Maude Callen: Hero Midwife

I’m wild for the LIFE photo archive that’s been put up recently by Google. It’s such an incredible resource and an insane rabbit hole. Today I punched in “midwife” and came upon W. Eugene Smith‘s photos of the right honorable Maude Callen, a nurse-midwife who braved the swampy lowlands of rural South Carolina to help laboring mothers deliver their babies and to attend to any who needed her care for whatever reason. Smith took these photographs in 1951 and they ran in LIFE as a 12 page profile of this remarkable woman. At the time, Ms. Callen had been working in the Pineville, SC area for nearly thirty years and she we would go on to serve the community another 40 years until her death in 1990 at age 92.

I love how fully the photos show a midwife doing her work well: journeying to the mother’s house when called, calmly preparing, listening and waiting, calmly preparing some more, receiving the baby, and educating the next generation.

on the way

the waters



mama and baby


For a sensible glimpse of midwifery in America today, my favorite nurse-midwife to be, Nile, suggests you take a look at a recent article in the LA Times, Midwives Deliver. It is so great to see such a positive and proactive endorsement of midwifery care in the mainstream media.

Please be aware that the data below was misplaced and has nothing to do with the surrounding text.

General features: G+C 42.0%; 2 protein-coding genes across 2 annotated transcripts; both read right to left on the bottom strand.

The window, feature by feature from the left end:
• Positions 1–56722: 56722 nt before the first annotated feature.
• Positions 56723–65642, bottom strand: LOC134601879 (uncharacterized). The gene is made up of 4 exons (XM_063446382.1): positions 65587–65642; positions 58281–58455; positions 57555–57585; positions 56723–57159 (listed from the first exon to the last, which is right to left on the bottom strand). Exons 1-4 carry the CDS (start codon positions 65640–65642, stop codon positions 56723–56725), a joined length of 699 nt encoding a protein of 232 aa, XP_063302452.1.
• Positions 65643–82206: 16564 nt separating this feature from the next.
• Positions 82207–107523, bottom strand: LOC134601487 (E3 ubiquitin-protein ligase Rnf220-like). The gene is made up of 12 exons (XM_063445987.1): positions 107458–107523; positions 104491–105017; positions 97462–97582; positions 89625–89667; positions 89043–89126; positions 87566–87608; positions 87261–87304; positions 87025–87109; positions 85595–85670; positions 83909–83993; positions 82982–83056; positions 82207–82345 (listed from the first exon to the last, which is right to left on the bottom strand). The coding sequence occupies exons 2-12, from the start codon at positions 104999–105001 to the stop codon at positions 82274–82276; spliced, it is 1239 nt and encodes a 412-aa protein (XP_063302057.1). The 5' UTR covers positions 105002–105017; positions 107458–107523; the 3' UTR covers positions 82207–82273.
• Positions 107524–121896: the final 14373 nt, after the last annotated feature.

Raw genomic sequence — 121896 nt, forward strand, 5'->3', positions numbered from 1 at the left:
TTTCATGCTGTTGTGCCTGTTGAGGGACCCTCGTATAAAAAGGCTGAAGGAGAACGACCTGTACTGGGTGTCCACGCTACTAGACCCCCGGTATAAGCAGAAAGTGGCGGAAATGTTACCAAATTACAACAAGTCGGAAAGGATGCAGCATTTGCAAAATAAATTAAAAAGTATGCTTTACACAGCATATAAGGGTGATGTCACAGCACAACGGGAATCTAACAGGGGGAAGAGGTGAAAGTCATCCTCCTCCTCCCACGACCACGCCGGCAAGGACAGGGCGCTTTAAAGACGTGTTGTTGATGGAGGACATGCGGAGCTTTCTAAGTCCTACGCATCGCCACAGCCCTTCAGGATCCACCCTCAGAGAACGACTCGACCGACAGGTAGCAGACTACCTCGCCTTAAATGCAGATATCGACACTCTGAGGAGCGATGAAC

Filed under Cassie McGettigan, Profile of Awesome

4 responses to “Maude Callen: Hero Midwife

  1. Thanks for the informative information – I enjoyed reading it! I always enjoy this blog. 🙂 Cheers,

  2. mj

    Charles Kuralt did a lovely story about Maude Callen for ON THE ROAD WITH CHARLES KURALT. I was so moved that I wanted to learn more about this wonderful giving woman.

  3. The photograph of the mom holding the newborn is a horizontal, not a vertical as you have in your layout. I hope you correct that.

  4. As part of photographic history, “Nurse Midwife” was one of the early photo essays, and cemented Smith’s reputation in a new genre after his superlative work in the Pacific during WW2. In the context of the time, imagine a mostly white audience reading and seeing these amazingly truthful and compassionate photos of this selfless caregiver in the most read picture magazine of the century. In some ways, this essay laid the groundwork for more civil rights efforts to come.

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